Find out who’s responsible for dealing with rats, mice, bedbugs, fleas and other infestations in your rented home.
When your landlord is responsible
Your landlord is usually responsible for dealing with pest problems if:
- repairs are needed to stop pests getting in
- an infestation makes your home unfit to live in
You must report repairs or pest problems as soon as possible.
You should make sure your home is reasonably clean and there is nothing to attract pests. For example, avoid leaving out food or rubbish.
If repairs are needed
Rats, mice and other pests may get into your home because of problems such as:
- holes in external walls
- broken vents or air bricks
- damaged doors or windows
- cracked pipework or blocked drains
Your landlord must carry out repairs to stop pests getting in and fix any internal damage they cause.
If your home is unfit to live in
Many pests including rats, mice and cockroaches can be harmful to human health.
Your home could be unfit to live in if an infestation puts your health at serious risk.
From 20 March 2019 landlords must make sure their properties are fit to live in from the start of the tenancy until it ends. This won't apply to your tenancy immediately if it started or you signed an agreement before this date.
Paying for a pest control service
Your landlord could:
- use a commercial pest control company
- contact environmental health at the council
You shouldn't be charged for this if the infestation was caused by disrepair or if your landlord is required to keep your home fit to live in.
Pests from neighbours’ homes
Ask your neighbour to deal with rats, mice and other pests that are coming from their home.
If your neighbour rents their home and they won’t deal with the problem, you can report it to their landlord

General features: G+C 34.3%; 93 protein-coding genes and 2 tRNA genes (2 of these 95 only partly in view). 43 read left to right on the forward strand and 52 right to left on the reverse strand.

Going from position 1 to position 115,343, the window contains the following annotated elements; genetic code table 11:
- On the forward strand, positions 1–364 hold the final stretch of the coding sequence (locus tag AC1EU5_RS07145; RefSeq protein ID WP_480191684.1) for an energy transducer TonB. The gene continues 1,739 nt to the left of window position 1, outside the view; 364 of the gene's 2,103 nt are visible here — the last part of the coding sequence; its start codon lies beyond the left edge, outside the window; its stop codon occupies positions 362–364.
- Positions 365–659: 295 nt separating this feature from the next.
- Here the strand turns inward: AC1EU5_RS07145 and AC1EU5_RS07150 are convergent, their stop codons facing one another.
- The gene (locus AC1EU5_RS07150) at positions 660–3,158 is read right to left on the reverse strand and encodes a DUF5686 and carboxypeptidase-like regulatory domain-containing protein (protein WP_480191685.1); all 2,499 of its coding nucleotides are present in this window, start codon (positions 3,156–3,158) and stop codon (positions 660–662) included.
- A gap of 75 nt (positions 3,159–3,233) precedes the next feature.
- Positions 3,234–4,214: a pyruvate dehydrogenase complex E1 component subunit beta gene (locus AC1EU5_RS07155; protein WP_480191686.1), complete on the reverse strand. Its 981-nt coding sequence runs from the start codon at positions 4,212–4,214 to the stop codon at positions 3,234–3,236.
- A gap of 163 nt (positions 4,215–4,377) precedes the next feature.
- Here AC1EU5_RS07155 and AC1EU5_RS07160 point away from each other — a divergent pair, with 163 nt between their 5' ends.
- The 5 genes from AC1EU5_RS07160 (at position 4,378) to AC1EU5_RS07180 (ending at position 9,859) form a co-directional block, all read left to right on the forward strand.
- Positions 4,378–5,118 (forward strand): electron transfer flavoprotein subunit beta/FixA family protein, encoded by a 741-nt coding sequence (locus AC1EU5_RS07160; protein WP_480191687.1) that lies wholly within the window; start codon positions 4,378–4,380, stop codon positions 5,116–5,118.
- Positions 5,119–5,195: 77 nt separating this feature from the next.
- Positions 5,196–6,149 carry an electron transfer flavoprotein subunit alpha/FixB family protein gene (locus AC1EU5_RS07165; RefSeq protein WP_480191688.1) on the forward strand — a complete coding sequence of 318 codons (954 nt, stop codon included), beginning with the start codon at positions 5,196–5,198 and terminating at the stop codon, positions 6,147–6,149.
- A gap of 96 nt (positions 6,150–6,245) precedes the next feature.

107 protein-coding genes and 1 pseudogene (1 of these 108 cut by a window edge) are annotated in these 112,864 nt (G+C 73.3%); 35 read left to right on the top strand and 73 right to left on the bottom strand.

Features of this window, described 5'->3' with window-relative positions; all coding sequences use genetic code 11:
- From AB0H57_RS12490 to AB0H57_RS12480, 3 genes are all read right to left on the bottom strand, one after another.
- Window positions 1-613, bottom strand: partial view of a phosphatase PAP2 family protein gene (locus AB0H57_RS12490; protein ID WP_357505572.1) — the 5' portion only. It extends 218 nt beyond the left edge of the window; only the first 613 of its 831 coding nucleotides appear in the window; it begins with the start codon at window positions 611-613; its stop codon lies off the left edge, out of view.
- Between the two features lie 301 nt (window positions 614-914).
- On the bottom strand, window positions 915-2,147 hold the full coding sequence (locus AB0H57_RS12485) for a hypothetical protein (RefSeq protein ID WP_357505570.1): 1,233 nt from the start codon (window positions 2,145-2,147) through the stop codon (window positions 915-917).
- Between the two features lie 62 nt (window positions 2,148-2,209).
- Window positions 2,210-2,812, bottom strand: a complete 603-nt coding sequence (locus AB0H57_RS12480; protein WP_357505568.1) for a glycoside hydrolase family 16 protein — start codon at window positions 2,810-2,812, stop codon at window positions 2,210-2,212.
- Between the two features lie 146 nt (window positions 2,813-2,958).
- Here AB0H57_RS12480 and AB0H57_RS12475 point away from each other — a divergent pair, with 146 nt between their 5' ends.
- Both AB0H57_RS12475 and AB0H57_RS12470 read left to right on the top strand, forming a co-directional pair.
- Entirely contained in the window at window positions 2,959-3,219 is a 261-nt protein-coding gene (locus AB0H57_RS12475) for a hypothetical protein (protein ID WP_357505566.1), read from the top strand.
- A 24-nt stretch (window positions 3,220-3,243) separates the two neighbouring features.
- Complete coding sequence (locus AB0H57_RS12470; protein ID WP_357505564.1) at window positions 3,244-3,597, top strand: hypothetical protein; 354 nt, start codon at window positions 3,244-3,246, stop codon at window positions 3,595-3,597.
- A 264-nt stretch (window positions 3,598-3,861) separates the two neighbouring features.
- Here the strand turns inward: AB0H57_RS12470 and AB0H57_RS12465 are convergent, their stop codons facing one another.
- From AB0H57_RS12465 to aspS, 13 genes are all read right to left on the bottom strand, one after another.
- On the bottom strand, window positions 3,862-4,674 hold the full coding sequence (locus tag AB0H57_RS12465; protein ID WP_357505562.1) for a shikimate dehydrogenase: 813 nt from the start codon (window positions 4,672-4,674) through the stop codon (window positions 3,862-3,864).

You may need to speak to the owner of the building if you live in a flat and the pest problem is in the common areas.
Help from the council
The council’s environmental health department may be able to:
- give advice on dealing with pests
- get rid of pests and charge you or the landlord for it
Sometimes environmental health are part of another council department such as housing standards or housing enforcement.
Find your council's website on GOV.UK and search for the right team
If you're a private renter, environmental health can inspect your home and may order your landlord to deal with a pest problem.
Some private landlords try to evict renters if they complain about conditions in their home. You may be protected from a revenge eviction for at least 6 months if environmental health take action against your landlord.
Help from the homeless department
You can ask for homeless help if your home is severely infested and it's not reasonable for you to live there.
Don't move out without advice though - the council will usually try to get your landlord to sort out the problem so you can stay in your home.
The council could decide you're intentionally homeless if you leave your home when it's reasonable to stay.
If you want to move out
You need to end your tenancy properly if you decide to move out. If you don't, you could still have to pay rent after you leave.
Find out how to end a:
- fixed term tenancy - a contract with an end date
- periodic tenancy - a rolling tenancy with no fixed end date
Still need advice?
Last updated 22 Mar 2019 | © Shelter
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